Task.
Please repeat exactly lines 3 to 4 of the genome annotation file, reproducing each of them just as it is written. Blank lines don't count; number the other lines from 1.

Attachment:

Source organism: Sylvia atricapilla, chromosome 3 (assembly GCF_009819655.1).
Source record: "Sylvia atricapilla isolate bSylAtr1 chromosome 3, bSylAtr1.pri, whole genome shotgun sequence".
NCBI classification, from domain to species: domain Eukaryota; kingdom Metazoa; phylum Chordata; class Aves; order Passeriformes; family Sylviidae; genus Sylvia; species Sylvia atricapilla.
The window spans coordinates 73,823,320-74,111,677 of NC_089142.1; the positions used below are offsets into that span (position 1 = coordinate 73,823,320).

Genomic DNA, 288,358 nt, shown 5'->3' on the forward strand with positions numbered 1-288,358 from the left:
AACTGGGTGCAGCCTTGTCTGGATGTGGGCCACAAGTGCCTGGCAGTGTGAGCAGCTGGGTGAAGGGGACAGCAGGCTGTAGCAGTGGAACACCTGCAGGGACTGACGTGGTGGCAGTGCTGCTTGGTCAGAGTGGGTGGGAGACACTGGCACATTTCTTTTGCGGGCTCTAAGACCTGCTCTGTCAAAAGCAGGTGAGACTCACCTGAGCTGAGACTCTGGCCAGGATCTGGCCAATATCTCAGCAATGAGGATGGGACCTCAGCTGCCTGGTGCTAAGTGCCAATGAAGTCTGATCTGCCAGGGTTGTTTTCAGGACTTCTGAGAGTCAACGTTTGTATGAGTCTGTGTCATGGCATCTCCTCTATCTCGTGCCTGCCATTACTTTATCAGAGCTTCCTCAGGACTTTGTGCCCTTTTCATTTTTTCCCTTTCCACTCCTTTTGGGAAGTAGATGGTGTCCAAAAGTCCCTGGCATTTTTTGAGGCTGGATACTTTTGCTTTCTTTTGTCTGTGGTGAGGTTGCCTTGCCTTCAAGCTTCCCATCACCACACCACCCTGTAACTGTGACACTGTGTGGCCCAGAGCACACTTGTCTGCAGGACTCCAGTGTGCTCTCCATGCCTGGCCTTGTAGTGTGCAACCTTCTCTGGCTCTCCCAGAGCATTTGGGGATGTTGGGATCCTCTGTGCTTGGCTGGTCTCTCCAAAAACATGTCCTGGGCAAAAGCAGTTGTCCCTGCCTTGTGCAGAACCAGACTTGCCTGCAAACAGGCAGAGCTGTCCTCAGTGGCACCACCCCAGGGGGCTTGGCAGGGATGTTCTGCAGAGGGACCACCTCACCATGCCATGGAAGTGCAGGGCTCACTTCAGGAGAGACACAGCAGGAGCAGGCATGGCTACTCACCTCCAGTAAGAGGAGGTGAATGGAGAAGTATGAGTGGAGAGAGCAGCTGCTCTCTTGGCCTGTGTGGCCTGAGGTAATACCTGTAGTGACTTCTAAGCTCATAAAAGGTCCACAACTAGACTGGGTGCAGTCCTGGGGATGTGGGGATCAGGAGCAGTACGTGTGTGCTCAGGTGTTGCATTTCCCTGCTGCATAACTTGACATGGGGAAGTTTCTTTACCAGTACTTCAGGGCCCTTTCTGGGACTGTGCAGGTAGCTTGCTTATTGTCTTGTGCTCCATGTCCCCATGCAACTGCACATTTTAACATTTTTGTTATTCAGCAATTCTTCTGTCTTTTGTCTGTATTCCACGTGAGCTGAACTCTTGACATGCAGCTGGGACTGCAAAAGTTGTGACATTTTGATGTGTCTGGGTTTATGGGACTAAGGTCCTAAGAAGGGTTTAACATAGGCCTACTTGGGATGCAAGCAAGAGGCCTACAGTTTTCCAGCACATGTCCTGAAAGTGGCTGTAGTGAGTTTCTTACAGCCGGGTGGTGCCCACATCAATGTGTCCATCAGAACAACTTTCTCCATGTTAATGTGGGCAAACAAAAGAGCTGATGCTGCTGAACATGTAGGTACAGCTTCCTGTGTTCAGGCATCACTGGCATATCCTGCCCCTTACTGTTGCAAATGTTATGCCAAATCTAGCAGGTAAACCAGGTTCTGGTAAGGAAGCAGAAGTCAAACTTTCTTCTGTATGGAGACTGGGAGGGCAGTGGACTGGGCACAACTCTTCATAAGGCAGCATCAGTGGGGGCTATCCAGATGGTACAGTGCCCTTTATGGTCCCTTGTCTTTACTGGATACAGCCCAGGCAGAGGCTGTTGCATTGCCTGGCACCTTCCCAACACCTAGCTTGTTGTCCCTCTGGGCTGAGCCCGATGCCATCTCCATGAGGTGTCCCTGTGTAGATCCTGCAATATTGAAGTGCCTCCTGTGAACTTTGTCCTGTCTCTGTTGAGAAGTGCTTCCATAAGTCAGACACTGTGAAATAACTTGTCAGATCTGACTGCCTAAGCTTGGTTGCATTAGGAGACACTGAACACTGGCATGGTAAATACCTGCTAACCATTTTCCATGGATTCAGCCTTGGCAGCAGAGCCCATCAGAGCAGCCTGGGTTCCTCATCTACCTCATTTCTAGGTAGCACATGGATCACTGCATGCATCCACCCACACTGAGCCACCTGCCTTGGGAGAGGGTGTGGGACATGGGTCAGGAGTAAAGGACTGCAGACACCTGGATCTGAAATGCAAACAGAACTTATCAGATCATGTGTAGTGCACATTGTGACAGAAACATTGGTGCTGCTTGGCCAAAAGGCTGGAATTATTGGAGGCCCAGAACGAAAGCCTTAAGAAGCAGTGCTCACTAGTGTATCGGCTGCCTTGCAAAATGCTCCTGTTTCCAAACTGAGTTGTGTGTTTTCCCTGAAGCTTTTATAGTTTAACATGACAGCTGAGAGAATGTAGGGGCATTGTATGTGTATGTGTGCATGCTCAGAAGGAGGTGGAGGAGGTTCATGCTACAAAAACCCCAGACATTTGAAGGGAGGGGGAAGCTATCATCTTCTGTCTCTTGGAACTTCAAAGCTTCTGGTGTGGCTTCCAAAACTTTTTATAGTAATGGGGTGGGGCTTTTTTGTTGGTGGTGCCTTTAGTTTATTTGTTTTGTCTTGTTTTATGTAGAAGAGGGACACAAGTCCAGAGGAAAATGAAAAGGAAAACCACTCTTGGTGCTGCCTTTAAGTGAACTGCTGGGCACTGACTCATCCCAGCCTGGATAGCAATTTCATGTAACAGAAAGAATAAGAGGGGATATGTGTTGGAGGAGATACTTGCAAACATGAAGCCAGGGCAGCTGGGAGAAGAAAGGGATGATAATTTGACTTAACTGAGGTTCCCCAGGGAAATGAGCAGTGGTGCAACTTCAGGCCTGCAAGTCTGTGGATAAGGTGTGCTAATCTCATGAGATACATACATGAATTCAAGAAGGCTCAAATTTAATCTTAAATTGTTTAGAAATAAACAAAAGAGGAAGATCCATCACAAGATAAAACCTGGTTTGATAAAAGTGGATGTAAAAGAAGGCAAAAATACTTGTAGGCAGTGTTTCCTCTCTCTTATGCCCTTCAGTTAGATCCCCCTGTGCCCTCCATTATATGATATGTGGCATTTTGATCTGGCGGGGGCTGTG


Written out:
NCBI classification, from domain to species: domain Eukaryota; kingdom Metazoa; phylum Chordata; class Aves; order Passeriformes; family Sylviidae; genus Sylvia; species Sylvia atricapilla.
The window spans coordinates 73,823,320-74,111,677 of NC_089142.1; the positions used below are offsets into that span (position 1 = coordinate 73,823,320).